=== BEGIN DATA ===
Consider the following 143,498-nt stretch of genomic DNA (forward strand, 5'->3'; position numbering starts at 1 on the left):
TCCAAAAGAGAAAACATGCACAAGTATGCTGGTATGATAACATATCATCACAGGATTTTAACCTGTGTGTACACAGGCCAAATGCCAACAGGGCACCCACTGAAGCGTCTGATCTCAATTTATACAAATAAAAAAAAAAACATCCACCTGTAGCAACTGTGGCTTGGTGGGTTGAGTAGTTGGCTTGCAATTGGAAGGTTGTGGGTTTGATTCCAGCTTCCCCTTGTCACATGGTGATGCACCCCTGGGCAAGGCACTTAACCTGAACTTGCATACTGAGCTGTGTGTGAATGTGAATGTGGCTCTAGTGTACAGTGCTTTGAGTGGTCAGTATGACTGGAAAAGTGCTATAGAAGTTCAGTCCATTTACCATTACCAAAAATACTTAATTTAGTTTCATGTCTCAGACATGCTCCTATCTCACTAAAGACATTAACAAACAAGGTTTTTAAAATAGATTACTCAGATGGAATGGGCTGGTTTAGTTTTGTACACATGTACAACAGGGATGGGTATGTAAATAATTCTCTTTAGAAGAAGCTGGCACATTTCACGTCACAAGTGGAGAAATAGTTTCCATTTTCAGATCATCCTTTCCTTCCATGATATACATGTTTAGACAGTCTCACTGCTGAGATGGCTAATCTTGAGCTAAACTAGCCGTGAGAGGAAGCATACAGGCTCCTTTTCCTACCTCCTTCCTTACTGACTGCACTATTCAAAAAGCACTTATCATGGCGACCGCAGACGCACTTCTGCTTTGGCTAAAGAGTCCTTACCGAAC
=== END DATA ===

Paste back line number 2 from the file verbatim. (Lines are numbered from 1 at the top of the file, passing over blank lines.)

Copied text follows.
TCCAAAAGAGAAAACATGCACAAGTATGCTGGTATGATAACATATCATCACAGGATTTTAACCTGTGTGTACACAGGCCAAATGCCAACAGGGCACCCACTGAAGCGTCTGATCTCAATTTATACAAATAAAAAAAAAAACATCCACCTGTAGCAACTGTGGCTTGGTGGGTTGAGTAGTTGGCTTGCAATTGGAAGGTTGTGGGTTTGATTCCAGCTTCCCCTTGTCACATGGTGATGCACCCCTGGGCAAGGCACTTAACCTGAACTTGCATACTGAGCTGTGTGTGAATGTGAATGTGGCTCTAGTGTACAGTGCTTTGAGTGGTCAGTATGACTGGAAAAGTGCTATAGAAGTTCAGTCCATTTACCATTACCAAAAATACTTAATTTAGTTTCATGTCTCAGACATGCTCCTATCTCACTAAAGACATTAACAAACAAGGTTTTTAAAATAGATTACTCAGATGGAATGGGCTGGTTTAGTTTTGTACACATGTACAACAGGGATGGGTATGTAAATAATTCTCTTTAGAAGAAGCTGGCACATTTCACGTCACAAGTGGAGAAATAGTTTCCATTTTCAGATCATCCTTTCCTTCCATGATATACATGTTTAGACAGTCTCACTGCTGAGATGGCTAATCTTGAGCTAAACTAGCCGTGAGAGGAAGCATACAGGCTCCTTTTCCTACCTCCTTCCTTACTGACTGCACTATTCAAAAAGCACTTATCATGGCGACCGCAGACGCACTTCTGCTTTGGCTAAAGAGTCCTTACCGAAC